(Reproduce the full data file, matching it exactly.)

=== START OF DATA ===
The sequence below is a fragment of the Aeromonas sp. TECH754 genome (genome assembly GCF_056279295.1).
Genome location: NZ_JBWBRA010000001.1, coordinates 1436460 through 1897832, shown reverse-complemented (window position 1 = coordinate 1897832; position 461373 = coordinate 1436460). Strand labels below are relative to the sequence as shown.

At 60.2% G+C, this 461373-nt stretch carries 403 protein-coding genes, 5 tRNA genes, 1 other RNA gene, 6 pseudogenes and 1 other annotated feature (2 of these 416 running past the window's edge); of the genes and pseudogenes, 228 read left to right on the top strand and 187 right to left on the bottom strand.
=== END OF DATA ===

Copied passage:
The sequence below is a fragment of the Aeromonas sp. TECH754 genome (genome assembly GCF_056279295.1).
Genome location: NZ_JBWBRA010000001.1, coordinates 1436460 through 1897832, shown reverse-complemented (window position 1 = coordinate 1897832; position 461373 = coordinate 1436460). Strand labels below are relative to the sequence as shown.

At 60.2% G+C, this 461373-nt stretch carries 403 protein-coding genes, 5 tRNA genes, 1 other RNA gene, 6 pseudogenes and 1 other annotated feature (2 of these 416 running past the window's edge); of the genes and pseudogenes, 228 read left to right on the top strand and 187 right to left on the bottom strand.